Saturday, September 24, 2011

Walzer, Mill, Libya, and the value of state boundaries

In a blog post written last March (which I linked at the time but did not comment on at any length), Michael Walzer rehearsed J.S. Mill's argument about non-intervention, an argument Walzer had also summarized in his Just and Unjust Wars (Basic Books, 1977), pp. 87-91. With the debate about the Libyan intervention, sovereignty, and R2P continuing to simmer (in the IR blogosphere and elsewhere), and with Gaddafi still at large and one or two cities in Libya still resisting the rebels (or revolutionaries, or anti-Gaddafi forces, whichever label you like), it may be worth going back to Walzer's post. The question whether the U.S. and/or NATO should intervene in Libya is now of course moot, but the broader issues will likely recur (and have already recurred in a way in the case, e.g., of Syria).

Mill's position was basically that oppressed peoples had to struggle for their own freedom without outside help; if they failed to secure freedom that proved they didn't deserve it, weren't "fit" enough for it. In his blog post of last March, Walzer wrote that if the Libyan rebels were on the verge of defeat he would not be willing to go all the way with Mill, i.e. to declare the rebels "unfit" for liberty and leave them to their fate after a Gaddafi victory. But Walzer said that when intervention became necessary -- and he wasn't sure exactly when that point of "necessity" would occur -- it should be done by neighbors, by the Egyptian and Tunisian armies, rather than by the U.S. and NATO.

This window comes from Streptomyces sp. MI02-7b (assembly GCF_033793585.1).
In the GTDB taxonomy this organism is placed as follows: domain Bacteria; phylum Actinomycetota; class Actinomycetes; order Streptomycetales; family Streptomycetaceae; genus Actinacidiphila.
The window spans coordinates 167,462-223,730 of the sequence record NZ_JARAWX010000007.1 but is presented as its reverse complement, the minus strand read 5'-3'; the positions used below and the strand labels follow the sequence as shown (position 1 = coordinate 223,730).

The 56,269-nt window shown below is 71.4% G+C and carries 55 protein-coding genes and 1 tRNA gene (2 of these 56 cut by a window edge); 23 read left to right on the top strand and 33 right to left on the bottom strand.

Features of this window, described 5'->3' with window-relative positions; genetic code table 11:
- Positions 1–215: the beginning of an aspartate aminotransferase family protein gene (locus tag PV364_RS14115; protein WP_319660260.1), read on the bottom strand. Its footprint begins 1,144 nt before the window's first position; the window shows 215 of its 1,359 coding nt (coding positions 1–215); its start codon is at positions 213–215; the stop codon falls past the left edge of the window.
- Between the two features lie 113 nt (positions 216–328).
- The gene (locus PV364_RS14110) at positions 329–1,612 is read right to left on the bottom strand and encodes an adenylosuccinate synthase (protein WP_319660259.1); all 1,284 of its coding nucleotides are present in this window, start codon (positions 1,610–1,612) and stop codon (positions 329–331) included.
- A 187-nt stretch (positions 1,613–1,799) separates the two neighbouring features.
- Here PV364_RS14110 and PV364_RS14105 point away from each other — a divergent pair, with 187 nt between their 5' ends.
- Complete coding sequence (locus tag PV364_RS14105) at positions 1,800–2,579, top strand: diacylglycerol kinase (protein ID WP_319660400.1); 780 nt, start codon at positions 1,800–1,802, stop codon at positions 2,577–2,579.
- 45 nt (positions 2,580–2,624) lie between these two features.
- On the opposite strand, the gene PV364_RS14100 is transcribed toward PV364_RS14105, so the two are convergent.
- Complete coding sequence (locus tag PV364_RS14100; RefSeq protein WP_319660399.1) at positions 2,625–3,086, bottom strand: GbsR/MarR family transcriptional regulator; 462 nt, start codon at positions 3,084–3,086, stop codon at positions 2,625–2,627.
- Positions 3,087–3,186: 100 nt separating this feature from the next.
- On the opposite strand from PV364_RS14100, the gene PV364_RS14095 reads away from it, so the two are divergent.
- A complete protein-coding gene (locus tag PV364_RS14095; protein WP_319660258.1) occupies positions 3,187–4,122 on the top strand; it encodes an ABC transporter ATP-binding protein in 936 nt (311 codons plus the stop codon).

Even though he was not willing to go all the way with Mill in the Libyan case, Walzer clearly has a lot of sympathy for the view that oppressed peoples should do their own struggling, with outsiders intervening only in cases of real "necessity" (however defined). In Just and Unjust Wars [JUW] (pp. 90-91), he wrote: "We need to establish a kind of a priori respect for state boundaries; they are, as I have argued before, the only boundaries communities ever have. And that is why intervention is always justified as if it were an exception to a general rule, made necessary by the urgency or extremity of a particular case."

It is perhaps unfair to focus on something Walzer wrote 30-plus years ago, ignoring his more recent writing on these issues; still, the sentence just quoted shows a weakness, in my view, of his approach in JUW, namely the attachment of too much moral value to state boundaries. He recognized the (in some cases) "arbitrary and accidental character of state boundaries... [and] the ambiguous relation of the political community or communities within those boundaries to the government that defends them" (JUW, p. 89), but his basic position was that boundaries enclose communities which should be left to work out their political fates for themselves. There is definitely something to be said for this view but it is also necessary to acknowledge that the ways in which state boundaries are routinely penetrated or breached by outsiders, whether they be governments, corporations or NGOs, make the issue somewhat more complicated [note: some, e.g. Robert Jackson, would deny this]. Moreover, it is not the case that state boundaries are "the only boundaries communities ever have." Students of international relations have spilled much ink writing about all sorts of boundaries (ethnic, zonal, tribal, etc.). State boundaries retain a special place in international law and practice, but they are not the only boundaries communities have.